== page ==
Saturday, December 26, 2009

The Most Optimistic of Hobbies

Ah, oenophelia. 

My brother has recently - gradually, over the past two years, say - become an oenophile. That's right, you heard me. It sounds like I'm calling him a bad name, but, truth be told, as I've watched his passion emerge and grow, I have become increasingly impressed by the perfervid faith with which he has embraced this new hobby.

He pursues it with almost numinous fervour, and watching that passion grow has caused me, recently, to pause and consider what it means. 

Collecting wine - and I mean serious collecting, not buying bottles for consumption within the next half hour as statisticians inform us the vast majority of us do - collecting wine is a seriously optimistic business. All of my hobbies involve immediate gratification. Even writing, even when it is geared towards publication, sometime, somewhere down the track, provides me with an immediate sense of peace, of fulfillment. Once it is written, it is written - ok, and then re-written and re-written, but nevertheless, I have something concrete to look at and read and recognise as my own.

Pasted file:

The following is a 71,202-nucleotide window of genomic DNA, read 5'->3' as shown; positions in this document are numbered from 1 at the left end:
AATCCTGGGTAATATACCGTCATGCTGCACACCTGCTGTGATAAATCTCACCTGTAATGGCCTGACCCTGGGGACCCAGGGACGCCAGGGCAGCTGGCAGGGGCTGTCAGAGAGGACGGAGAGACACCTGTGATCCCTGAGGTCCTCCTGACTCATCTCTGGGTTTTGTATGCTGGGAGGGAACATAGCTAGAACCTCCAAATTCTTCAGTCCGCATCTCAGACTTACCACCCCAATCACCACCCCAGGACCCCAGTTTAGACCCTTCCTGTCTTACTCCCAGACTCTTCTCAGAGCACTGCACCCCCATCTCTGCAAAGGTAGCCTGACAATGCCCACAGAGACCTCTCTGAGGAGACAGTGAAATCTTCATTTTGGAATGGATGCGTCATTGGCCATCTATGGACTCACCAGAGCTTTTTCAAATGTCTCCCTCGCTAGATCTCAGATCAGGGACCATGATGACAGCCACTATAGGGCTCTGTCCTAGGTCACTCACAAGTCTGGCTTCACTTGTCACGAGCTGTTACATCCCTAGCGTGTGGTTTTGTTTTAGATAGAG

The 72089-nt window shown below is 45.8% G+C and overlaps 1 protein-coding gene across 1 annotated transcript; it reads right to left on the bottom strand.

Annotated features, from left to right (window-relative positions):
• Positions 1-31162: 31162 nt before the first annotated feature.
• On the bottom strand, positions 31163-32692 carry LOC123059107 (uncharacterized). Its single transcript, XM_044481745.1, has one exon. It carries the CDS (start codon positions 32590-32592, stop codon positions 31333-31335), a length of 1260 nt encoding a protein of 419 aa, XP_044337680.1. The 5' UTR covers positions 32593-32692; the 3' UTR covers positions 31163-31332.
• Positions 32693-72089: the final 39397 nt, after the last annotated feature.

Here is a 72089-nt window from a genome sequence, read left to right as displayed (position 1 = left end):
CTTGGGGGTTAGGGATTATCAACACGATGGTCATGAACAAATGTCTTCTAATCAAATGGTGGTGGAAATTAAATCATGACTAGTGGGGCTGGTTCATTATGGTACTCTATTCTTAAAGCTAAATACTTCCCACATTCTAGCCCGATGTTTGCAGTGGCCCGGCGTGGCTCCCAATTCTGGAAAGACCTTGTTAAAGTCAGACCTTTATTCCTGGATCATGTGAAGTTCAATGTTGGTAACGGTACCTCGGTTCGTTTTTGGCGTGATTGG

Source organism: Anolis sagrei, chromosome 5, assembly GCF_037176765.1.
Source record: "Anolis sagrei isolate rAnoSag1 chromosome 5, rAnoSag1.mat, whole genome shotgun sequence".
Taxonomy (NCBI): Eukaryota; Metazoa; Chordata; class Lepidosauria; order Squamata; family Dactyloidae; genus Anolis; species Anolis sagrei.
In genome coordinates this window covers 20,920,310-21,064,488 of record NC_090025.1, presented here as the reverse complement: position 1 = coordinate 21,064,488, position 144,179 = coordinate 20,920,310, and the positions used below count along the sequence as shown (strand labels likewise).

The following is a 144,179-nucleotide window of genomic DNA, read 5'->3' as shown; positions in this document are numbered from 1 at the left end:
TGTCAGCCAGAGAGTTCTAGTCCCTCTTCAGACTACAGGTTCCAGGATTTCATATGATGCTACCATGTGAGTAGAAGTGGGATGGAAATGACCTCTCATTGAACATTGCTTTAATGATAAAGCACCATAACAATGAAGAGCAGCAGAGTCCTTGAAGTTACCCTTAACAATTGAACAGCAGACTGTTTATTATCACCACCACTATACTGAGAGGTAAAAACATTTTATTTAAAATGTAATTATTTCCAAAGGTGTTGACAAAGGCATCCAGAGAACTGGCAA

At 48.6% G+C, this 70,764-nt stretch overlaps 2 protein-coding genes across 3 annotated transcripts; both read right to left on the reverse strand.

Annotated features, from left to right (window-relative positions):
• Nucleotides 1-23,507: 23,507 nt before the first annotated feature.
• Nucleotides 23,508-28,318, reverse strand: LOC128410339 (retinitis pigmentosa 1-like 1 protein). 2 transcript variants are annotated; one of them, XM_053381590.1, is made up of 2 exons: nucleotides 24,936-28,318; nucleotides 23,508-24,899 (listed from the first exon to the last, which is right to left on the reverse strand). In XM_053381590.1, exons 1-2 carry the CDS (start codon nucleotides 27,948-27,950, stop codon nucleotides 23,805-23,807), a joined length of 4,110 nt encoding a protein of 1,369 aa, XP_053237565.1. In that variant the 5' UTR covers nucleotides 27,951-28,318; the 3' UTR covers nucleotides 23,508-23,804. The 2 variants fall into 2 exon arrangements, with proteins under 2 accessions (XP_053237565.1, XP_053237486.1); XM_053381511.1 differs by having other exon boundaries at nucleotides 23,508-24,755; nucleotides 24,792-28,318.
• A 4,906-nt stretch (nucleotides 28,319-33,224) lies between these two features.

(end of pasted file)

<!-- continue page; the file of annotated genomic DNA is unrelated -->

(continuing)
But oenophiles collect wine for consumption some 10, 15, even twenty years from now.

Think about it: this is a hobby requiring enthusiasts to believe, truly, that they will not only be alive in twenty years, but alive and sitting down somewhere to a marvelous dinner party at which vintage wine of the highest quality will be drunk, probably in the company of loved ones.

When I go shopping, I buy because I want that thing, now. When I go running, it is because I want that running buzz, now. And because I want to be a dress size smaller, yesterday. All of it is about looking good, feeling good, performing well, right this moment, or at least in the near and foreseeable future.

Wine collectors must be the most optimistic, glass half-full people I know. I guess that's the point. They always want their glass to be half full, or more.

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